Akiko Iwasaki, PhD: Unraveling the Role of Endogenous Retroviruses in Lupus Autoimmunity

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By establishing a link between endogenous retroviruses, inflammation, and autoreactive T cells in lupus, research conducted by Akiko Iwasaki, PhD, has the potential to pave the way for new targeted therapies for this complex condition.

Akiko Iwasaki, PhD, Sterling Professor of Immunobiology and Molecular, Cellular, and Developmental Biology at Yale University and an investigator of the Howard Hughes Medical Institute, has been granted the 2023 Dr. William E. Paul Distinguished Innovator Award by the Lupus Research Alliance (LRA). Iwasaki and her team will use the prize to evaluate the immune response to increased endogenous retrovirus (ERV) levels as a trigger of autoimmunity in systemic lupus erythematosus (SLE).

ERVs, comprising about 8% of the human genome, are remnants of past viral infections in our ancestors. In individuals with SLE, there is an elevated production of inflammatory molecules called type I interferons, but the cause of this increase is not well understood. Iwasaki's recent findings suggest that ERVs become active and drive the heightened production of type I interferons.

In lupus, autoreactive T cells, which are part of the immune system's defense, can mistakenly target the body's own cells. This can lead to the activation of B cells, resulting in the production of autoantibodies that recognize the body's organs and tissues as foreign. Iwasaki and her team will measure the levels of ERVs and identify autoreactive T cells that target ERVs in individuals with cutaneous lupus, a form of lupus affecting the skin.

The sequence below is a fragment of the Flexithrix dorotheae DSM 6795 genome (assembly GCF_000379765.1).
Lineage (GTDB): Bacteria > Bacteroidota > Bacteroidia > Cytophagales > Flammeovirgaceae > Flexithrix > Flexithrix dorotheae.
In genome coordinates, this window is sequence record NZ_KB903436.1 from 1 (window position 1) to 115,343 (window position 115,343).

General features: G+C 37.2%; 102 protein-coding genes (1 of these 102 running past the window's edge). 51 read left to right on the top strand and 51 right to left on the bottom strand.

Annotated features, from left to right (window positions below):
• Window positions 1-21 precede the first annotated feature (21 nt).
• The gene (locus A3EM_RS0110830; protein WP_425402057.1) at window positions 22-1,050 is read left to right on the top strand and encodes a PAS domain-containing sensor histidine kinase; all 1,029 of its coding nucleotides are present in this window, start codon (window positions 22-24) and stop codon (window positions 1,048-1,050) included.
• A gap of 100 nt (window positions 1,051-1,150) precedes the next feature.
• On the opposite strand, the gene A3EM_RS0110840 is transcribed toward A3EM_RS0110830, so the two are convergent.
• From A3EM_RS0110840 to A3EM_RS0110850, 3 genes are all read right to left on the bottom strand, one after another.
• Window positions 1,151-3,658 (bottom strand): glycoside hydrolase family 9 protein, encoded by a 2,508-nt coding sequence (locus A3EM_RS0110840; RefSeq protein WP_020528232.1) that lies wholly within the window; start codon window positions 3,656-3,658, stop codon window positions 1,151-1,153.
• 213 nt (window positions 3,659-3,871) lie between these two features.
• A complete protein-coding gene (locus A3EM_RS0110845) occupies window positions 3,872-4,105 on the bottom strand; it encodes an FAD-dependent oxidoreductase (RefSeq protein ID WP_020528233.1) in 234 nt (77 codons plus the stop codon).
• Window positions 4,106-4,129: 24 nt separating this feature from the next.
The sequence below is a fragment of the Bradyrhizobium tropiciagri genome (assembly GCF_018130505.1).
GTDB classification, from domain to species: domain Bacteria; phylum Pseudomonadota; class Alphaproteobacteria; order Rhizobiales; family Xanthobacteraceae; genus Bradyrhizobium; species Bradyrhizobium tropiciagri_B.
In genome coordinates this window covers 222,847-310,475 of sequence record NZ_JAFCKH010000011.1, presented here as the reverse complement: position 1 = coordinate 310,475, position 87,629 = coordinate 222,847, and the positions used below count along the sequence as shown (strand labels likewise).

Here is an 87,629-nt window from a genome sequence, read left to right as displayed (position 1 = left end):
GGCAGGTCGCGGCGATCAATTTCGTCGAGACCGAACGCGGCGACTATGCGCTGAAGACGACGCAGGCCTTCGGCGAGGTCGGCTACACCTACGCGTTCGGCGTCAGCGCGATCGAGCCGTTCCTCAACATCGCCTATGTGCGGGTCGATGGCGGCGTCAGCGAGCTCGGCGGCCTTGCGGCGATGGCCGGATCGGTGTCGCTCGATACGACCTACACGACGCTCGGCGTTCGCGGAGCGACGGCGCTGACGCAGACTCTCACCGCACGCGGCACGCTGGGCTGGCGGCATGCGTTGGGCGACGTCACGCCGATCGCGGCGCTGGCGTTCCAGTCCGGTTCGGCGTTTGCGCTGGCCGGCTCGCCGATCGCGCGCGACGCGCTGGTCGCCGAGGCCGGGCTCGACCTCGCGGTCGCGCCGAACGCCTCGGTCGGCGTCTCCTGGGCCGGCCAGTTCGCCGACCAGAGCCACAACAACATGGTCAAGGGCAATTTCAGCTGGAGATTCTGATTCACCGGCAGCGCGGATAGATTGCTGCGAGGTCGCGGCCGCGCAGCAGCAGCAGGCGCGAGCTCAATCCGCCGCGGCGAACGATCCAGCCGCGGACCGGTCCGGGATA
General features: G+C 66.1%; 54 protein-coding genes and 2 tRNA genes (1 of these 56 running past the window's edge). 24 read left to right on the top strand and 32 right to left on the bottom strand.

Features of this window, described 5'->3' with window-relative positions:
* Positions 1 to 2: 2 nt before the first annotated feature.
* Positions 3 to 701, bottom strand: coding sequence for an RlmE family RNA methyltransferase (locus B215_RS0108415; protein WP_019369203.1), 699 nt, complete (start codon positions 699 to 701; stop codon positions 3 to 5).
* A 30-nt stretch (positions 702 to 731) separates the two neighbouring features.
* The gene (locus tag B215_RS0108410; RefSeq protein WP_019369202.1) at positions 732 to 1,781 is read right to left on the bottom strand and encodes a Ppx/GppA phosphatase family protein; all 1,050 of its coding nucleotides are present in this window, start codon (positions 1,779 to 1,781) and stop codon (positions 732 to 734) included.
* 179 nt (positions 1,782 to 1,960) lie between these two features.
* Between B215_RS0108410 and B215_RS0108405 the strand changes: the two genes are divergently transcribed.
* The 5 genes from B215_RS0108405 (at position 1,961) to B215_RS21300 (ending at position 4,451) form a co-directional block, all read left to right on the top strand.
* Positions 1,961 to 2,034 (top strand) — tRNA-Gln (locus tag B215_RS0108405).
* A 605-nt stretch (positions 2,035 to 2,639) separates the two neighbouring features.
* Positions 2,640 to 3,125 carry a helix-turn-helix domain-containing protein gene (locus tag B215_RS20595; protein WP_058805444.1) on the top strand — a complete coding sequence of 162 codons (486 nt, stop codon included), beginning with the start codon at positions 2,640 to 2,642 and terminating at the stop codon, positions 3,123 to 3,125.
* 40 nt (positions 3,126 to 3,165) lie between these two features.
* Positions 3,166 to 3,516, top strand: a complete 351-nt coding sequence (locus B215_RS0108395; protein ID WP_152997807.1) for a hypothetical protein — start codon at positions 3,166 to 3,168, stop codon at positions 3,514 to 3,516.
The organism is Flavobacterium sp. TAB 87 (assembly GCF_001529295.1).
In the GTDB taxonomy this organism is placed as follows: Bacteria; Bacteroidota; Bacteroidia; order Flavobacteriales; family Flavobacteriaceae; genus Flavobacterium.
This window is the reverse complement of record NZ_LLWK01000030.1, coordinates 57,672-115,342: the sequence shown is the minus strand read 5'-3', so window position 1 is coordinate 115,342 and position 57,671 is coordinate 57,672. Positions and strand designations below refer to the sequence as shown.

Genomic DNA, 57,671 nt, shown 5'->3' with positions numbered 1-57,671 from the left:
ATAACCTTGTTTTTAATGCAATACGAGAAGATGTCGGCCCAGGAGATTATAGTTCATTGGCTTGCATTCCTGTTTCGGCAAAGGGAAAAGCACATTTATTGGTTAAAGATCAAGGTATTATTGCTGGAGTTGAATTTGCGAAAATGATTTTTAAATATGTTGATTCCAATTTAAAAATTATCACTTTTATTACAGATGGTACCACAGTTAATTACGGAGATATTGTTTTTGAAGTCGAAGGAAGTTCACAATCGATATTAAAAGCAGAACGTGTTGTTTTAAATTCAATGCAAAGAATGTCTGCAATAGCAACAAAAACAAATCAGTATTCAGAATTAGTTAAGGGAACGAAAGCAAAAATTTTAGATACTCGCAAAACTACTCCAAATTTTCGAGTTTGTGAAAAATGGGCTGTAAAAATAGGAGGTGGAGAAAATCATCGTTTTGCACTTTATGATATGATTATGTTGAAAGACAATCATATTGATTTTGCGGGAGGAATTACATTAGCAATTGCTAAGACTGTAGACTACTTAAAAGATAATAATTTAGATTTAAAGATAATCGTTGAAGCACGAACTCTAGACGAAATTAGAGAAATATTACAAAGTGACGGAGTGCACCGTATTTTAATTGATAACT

By establishing a link between ERVs, inflammation, and autoreactive T cells in lupus, Iwasaki's research has the potential to pave the way for new targeted therapies for this complex condition.

“I am honored and delighted to receive the LRA Distinguished Innovator Award!” Iwasaki said. “Lupus is an autoimmune disease, which means that our immune system attacks our own cells by mistake. Exactly what is being targeted by the immune system still remains a mystery. We hypothesize that immune reaction to viruses that live inside of our cells may be the culprit. We are developing the right tools to be able to probe this link, thanks to the support of LRA.”

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